Setting a New Benchmark for Shrimp Welfare
Eyestalk ablation, or removal of the eyestalk, is a common practice used worldwide since the 1970s to manipulate hormone synthesis and make shrimp egg production more efficient.
The practice raises significant welfare issues and eliminating this practice is high on the list of priorities for producers, consumers and retailers.
Benchmark’s Geneticists make a case for non-ablation
Geneticists at Benchmark undertook a study that commenced in 2008 and included commercial scale trials to support the case for non-ablation. This study allowed us to quantify the production parameters over a number of cycles. While non-ablation resulted in a reduction of up to 30% in production, this is offset by a higher survival during larval rearing in offspring of non-ablated stock. In addition, we have found that non-ablated females tend to have a longer life reducing the total number of breeders needed and requiring a lower female-to-male ratio.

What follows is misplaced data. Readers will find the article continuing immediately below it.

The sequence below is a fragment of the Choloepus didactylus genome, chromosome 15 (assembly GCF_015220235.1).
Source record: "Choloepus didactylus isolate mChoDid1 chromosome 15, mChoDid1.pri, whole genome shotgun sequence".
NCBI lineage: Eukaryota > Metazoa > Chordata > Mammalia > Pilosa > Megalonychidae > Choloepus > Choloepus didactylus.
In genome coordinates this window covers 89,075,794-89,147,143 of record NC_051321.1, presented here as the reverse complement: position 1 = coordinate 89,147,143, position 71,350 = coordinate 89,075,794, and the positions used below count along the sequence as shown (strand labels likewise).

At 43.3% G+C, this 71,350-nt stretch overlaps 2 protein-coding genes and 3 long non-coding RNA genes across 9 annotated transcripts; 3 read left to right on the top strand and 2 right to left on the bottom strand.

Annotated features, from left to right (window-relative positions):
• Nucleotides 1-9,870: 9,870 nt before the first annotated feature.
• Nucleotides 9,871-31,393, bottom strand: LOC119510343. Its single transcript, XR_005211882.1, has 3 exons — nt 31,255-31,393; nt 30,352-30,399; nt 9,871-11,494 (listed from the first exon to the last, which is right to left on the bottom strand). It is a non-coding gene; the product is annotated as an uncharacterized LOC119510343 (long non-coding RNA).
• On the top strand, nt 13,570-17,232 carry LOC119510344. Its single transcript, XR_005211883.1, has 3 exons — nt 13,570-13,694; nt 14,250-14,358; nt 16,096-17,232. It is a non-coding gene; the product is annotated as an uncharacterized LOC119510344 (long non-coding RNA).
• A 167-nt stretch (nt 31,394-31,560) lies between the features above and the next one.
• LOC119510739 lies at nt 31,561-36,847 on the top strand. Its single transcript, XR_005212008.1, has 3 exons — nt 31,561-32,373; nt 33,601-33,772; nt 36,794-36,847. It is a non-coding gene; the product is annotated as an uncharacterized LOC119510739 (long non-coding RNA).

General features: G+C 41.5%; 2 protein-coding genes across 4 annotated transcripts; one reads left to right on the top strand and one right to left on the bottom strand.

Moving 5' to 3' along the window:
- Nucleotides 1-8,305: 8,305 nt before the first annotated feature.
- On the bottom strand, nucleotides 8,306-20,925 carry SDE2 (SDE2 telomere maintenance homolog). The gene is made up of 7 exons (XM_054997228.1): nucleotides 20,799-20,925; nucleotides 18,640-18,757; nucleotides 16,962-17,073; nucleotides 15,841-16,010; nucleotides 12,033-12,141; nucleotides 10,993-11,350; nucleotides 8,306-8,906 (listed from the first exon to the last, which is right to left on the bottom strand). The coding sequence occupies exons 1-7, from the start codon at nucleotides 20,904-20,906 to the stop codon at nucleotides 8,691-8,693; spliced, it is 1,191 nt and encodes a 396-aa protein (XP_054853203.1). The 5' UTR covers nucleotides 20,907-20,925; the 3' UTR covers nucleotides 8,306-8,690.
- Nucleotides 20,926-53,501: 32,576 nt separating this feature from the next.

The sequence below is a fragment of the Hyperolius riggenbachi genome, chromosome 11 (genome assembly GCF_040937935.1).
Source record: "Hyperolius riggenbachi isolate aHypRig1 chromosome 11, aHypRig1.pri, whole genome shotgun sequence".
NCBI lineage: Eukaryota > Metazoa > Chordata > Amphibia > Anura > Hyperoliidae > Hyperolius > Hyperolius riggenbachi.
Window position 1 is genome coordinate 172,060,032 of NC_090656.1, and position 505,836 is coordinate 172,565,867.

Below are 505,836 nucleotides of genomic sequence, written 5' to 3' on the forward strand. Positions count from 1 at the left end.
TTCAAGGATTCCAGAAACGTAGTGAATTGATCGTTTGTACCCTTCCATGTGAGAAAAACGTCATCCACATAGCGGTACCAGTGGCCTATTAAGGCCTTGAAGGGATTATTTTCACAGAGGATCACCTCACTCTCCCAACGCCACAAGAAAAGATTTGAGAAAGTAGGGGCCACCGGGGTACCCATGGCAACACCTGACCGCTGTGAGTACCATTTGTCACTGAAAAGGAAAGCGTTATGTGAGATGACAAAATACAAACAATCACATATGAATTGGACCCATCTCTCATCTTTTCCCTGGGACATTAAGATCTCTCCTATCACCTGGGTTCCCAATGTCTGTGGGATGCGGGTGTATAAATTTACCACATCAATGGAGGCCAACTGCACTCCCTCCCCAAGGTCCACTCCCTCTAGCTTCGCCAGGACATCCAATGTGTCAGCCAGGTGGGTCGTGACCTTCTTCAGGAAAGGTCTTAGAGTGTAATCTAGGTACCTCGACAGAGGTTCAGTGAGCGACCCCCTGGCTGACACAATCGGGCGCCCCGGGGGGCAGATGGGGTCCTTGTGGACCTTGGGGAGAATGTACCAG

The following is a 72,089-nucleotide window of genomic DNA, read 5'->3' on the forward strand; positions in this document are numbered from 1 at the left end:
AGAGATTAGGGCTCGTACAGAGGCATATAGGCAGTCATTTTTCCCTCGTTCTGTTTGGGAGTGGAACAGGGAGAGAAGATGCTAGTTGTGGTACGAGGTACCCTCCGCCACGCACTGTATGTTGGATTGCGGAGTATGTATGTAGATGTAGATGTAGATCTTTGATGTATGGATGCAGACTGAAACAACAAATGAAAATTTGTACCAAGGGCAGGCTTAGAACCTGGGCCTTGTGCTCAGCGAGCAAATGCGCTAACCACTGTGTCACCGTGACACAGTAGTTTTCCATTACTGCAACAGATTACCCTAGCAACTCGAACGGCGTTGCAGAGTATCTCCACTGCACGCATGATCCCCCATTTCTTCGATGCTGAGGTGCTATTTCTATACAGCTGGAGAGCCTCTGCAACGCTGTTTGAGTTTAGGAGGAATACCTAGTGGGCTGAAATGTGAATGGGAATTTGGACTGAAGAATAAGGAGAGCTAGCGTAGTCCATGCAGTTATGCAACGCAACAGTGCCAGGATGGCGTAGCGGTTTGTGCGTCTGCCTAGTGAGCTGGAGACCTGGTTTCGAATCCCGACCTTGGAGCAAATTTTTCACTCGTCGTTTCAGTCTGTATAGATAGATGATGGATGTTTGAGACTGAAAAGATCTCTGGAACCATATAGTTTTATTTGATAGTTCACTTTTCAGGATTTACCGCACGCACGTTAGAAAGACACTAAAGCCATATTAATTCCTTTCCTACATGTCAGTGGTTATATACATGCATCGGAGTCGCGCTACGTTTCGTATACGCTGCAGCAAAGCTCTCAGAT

This, together with the increased demand for high welfare products, will make a strong case to the industry.
Growing consumer demand for higher welfare products
The idea that the welfare of shrimp and prawns would one day receive similar recognition to other farmed species was once considered unlikely, but influential organisations like the FAIRR Foundation and the Business Benchmark for Farm Animal Welfare (BBFAW) are leaving no stone unturned in the drive for greater transparency and action on sustainability throughout the food chain – reviewing and ranking FTSE companies right through to upstream suppliers and producers. While the power-spending customers of tomorrow (millennials and generation X & Z) are seeking out products that
give solid assurances across a range of sustainability factors, including animal welfare and are quick to reject brands that fall short on their sustainability pledges.